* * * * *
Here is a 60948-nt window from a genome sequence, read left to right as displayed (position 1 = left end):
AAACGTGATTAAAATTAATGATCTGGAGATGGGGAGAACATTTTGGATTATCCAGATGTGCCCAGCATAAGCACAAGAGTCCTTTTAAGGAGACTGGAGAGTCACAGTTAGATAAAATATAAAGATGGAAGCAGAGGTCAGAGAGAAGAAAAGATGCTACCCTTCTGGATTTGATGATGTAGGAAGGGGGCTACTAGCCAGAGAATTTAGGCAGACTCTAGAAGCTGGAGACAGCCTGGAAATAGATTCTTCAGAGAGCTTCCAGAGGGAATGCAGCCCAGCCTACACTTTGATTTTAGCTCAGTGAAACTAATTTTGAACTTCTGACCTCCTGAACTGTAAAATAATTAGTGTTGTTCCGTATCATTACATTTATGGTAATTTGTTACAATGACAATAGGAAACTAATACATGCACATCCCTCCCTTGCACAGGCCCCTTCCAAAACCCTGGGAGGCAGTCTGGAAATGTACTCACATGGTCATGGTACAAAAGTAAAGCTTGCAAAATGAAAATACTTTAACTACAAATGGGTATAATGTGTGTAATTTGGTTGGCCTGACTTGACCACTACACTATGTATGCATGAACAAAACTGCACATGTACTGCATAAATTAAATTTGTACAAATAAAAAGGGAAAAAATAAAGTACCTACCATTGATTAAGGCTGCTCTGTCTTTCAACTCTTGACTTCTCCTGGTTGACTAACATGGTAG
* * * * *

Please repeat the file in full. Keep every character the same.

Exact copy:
Here is a 60948-nt window from a genome sequence, read left to right as displayed (position 1 = left end):
AAACGTGATTAAAATTAATGATCTGGAGATGGGGAGAACATTTTGGATTATCCAGATGTGCCCAGCATAAGCACAAGAGTCCTTTTAAGGAGACTGGAGAGTCACAGTTAGATAAAATATAAAGATGGAAGCAGAGGTCAGAGAGAAGAAAAGATGCTACCCTTCTGGATTTGATGATGTAGGAAGGGGGCTACTAGCCAGAGAATTTAGGCAGACTCTAGAAGCTGGAGACAGCCTGGAAATAGATTCTTCAGAGAGCTTCCAGAGGGAATGCAGCCCAGCCTACACTTTGATTTTAGCTCAGTGAAACTAATTTTGAACTTCTGACCTCCTGAACTGTAAAATAATTAGTGTTGTTCCGTATCATTACATTTATGGTAATTTGTTACAATGACAATAGGAAACTAATACATGCACATCCCTCCCTTGCACAGGCCCCTTCCAAAACCCTGGGAGGCAGTCTGGAAATGTACTCACATGGTCATGGTACAAAAGTAAAGCTTGCAAAATGAAAATACTTTAACTACAAATGGGTATAATGTGTGTAATTTGGTTGGCCTGACTTGACCACTACACTATGTATGCATGAACAAAACTGCACATGTACTGCATAAATTAAATTTGTACAAATAAAAAGGGAAAAAATAAAGTACCTACCATTGATTAAGGCTGCTCTGTCTTTCAACTCTTGACTTCTCCTGGTTGACTAACATGGTAG